How To Turn Your Family Into A Profitable Business With Natali Morris
- Written by Candice Elliott
Natali Morris of MSNBC joins us to discuss how to turn your family into a profitable business.
Incorporate Your Family
The tax system is not set up to benefit the individual, it’s set up to benefit businesses. That’s why eleven companies on the S&P 500 who made profits last year paid less in income tax than you. How much less? Well, they paid nothing.
If you want to get in on that, incorporate. Set up an LLC, S-Corp, whatever is the most appropriate for your situation. What if you don’t have a business? Well, you might and not realize it. Do you babysit, clean houses, mow lawns? No? Well start! And incorporate your hobby, side hustle, however you term it, as a business. Remember what Adam Carroll told us in last week’s episode? The two biggest expenses in life are taxes and interest. Incorporating your family is one way to maximize those tax savings.
Teach Kids About Money
Children have established their ideas and habits about money by the age of seven! So the earlier you start teaching them about money, the better. For the most part, many of us can afford to give our kids almost anything they want, at least when their they’re little. We can afford the stuffed animals and the action figures. That’s why it’s important to put a system in place to help them understand what money is and how it works.
Natali gives her children an allowance but not in the traditional sense. Each kid has responsibilities that come with being part of a family; keeping communal areas and their own rooms clean. Taking care of their possessions. If she wants them to do work for her, washing her car for example, they are paid for those kinds of things.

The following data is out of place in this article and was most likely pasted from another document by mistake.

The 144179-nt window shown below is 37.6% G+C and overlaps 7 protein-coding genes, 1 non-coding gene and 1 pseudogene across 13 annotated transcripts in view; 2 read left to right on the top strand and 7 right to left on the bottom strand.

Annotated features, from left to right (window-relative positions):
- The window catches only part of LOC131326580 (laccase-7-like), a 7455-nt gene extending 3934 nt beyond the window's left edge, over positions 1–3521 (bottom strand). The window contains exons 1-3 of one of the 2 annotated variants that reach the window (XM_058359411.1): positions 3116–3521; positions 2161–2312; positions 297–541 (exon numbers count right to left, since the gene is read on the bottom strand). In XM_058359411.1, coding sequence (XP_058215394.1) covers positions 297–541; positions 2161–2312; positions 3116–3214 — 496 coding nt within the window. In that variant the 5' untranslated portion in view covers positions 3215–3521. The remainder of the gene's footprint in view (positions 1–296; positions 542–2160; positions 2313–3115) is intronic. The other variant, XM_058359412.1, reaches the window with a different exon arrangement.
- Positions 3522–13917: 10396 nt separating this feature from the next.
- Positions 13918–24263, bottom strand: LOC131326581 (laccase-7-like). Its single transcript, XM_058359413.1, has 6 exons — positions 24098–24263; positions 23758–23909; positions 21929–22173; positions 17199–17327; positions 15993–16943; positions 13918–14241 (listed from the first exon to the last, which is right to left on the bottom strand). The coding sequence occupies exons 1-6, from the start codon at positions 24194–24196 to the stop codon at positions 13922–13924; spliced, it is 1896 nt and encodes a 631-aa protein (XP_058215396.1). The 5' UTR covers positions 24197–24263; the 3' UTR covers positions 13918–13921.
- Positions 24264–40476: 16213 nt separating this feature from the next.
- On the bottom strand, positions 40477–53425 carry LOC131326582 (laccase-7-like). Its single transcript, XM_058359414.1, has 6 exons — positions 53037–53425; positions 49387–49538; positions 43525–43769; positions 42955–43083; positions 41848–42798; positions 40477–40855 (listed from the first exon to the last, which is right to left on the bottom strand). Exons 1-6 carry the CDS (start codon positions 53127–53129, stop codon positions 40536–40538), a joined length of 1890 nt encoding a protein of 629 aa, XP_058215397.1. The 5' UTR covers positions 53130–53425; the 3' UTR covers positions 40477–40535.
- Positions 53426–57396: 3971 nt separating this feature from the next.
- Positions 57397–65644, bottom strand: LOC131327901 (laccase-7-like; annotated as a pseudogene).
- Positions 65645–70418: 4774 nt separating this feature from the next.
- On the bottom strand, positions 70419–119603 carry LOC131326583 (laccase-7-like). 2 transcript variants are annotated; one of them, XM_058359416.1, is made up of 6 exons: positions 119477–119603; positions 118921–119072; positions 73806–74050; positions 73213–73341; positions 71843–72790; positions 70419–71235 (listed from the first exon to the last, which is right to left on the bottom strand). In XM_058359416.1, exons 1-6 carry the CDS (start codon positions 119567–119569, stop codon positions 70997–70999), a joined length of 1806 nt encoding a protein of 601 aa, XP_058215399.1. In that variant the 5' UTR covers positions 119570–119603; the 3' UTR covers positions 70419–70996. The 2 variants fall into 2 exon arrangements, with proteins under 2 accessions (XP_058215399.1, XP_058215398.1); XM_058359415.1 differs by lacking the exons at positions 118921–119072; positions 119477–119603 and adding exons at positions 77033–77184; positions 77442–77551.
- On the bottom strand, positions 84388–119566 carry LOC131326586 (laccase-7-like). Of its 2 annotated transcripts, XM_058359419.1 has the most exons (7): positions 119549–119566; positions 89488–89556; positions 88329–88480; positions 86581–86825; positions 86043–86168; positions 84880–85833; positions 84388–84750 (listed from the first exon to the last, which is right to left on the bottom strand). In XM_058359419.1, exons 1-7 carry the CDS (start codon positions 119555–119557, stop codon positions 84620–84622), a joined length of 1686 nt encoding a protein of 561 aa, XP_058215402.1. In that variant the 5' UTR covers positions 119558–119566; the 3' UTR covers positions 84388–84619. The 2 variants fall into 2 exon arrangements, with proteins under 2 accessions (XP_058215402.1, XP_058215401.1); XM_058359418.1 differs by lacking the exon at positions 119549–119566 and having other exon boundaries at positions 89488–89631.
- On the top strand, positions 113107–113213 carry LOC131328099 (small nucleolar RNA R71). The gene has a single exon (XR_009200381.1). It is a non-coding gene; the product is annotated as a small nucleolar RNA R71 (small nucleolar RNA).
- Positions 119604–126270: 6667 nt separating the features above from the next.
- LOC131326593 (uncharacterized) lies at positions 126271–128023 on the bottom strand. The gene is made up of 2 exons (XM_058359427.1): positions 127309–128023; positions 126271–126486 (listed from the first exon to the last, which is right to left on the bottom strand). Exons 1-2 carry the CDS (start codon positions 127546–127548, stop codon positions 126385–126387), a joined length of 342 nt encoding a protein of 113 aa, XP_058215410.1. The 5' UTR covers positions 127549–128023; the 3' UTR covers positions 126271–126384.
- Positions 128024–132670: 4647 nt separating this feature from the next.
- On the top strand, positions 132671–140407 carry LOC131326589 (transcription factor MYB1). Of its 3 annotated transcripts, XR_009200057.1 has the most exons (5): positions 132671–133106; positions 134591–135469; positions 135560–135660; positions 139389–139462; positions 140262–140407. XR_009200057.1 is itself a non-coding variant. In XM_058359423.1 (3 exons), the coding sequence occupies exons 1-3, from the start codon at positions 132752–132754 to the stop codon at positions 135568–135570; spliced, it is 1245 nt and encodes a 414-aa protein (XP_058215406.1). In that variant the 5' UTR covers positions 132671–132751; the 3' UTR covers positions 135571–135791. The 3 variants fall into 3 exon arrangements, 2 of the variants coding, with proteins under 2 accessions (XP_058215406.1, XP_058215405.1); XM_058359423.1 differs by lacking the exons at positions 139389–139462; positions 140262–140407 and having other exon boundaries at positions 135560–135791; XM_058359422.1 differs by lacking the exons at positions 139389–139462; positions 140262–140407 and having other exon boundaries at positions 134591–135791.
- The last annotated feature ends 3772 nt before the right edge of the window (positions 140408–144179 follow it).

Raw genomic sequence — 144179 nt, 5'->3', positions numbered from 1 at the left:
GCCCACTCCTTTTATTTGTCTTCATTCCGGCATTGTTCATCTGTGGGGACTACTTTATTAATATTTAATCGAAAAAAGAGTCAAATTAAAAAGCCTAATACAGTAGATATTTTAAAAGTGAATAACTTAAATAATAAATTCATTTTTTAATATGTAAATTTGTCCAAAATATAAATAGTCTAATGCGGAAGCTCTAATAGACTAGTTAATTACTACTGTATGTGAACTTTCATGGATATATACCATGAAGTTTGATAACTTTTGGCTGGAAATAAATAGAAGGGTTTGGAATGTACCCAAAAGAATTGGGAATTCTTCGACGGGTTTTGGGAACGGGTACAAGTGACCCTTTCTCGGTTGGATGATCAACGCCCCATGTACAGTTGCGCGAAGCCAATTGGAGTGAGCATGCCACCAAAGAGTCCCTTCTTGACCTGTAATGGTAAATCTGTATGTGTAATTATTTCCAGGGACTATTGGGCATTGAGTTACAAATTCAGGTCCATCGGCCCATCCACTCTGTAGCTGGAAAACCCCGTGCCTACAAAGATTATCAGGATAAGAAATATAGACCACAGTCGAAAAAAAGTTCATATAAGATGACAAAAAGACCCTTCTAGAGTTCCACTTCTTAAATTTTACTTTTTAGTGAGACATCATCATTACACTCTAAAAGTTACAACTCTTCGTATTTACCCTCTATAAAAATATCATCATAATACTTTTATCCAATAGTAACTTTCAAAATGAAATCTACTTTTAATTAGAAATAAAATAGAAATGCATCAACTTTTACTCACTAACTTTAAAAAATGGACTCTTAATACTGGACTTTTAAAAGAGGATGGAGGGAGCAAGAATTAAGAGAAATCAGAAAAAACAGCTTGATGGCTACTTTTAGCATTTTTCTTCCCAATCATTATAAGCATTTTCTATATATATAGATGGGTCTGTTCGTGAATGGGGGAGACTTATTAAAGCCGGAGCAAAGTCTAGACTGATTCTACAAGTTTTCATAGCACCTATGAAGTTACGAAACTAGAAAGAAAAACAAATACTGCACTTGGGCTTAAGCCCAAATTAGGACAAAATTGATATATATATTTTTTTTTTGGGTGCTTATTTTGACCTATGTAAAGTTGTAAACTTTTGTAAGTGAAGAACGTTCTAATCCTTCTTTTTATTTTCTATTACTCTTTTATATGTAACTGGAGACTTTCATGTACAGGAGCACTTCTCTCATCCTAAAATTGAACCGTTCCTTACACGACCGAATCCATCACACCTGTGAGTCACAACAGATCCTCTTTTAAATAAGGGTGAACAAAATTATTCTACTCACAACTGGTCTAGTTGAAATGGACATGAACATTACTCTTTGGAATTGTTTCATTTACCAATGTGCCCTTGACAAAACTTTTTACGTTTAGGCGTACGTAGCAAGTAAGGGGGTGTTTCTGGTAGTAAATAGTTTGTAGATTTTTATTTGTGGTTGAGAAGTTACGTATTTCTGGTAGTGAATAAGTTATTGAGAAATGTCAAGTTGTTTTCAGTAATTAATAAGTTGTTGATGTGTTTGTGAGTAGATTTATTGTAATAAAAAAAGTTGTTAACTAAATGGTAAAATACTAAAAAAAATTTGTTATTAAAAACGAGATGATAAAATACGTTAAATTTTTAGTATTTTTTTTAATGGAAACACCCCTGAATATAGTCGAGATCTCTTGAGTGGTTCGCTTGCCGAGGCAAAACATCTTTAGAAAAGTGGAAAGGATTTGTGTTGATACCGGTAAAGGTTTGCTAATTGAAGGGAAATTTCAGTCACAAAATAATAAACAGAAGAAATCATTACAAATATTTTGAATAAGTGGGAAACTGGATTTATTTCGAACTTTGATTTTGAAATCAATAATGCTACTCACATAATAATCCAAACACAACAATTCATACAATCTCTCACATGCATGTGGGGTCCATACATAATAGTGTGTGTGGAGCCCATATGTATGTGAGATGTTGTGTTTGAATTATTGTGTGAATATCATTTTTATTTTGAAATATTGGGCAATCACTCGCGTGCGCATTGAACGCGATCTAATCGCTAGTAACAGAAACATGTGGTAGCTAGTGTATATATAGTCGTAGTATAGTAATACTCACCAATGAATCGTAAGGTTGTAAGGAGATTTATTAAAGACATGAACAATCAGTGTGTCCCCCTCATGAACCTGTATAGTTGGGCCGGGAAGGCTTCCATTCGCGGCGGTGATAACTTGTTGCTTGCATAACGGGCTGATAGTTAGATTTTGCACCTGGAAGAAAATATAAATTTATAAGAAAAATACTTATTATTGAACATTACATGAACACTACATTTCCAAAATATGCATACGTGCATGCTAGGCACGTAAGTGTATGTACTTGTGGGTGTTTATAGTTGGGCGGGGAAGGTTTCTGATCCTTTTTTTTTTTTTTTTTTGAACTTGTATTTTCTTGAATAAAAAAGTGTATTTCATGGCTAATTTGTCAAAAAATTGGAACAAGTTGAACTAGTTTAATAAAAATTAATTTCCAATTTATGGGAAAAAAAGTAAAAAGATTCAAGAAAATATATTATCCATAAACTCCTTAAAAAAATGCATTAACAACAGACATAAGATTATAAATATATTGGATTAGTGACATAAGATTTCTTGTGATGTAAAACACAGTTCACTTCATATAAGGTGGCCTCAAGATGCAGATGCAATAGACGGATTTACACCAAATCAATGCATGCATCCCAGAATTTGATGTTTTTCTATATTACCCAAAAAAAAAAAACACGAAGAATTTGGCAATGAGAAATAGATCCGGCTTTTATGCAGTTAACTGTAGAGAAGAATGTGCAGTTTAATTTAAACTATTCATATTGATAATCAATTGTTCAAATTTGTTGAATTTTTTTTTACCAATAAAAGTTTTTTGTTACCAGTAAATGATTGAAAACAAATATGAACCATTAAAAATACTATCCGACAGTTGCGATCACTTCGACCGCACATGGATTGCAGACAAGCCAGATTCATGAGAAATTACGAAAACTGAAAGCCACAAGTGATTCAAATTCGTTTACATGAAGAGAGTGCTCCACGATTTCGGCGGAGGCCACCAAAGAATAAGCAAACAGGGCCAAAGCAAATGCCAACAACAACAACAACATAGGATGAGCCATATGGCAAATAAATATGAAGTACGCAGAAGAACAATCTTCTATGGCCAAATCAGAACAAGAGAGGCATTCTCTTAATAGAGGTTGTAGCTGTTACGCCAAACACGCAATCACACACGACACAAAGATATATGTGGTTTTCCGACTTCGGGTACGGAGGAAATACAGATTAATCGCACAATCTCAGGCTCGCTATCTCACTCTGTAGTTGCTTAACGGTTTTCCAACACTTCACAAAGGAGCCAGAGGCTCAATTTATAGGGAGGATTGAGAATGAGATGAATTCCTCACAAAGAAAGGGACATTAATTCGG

The kids also have real jobs, things like helping Mom scan and then shred documents, that pay them from the family’s LLC and they pay taxes on those earnings. Because the money is taxed, it’s eligible for an IRA and that’s where it goes. The IRA’s are Roth which means they only pay taxes on them during the years they contribute.
The children are given three, clear glass jars. The clear part is important, it lets kids see the money accumulating, something they won’t get using a traditional “piggy bank.” The jars are “give,” “save,” and “spend.” The kids can buy whatever they want with the spend jar money, even if Mom knows they’ll lose interest in five minutes. It teaches that once the money is spent, it’s gone, so make it count.
Self Directed IRA
A self-directed IRA is a retirement account that gives you control over your investment choices. You’re not limited to stocks, bonds, or mutual funds. This allows you to invest in alternative assets like real estate, limited partnerships, and gold through your self-directed retirement account.
These IRA’s are more work than the average IRA but the advantages can outweigh that for some. Natali buys rental property through her IRA, the proceeds come back into it and all expenses, property management fees, repairs, utilities, are paid out of it. There are yearly fees for this kind of investment which can be paid from within the IRA which is another tax deduction, or paid separately.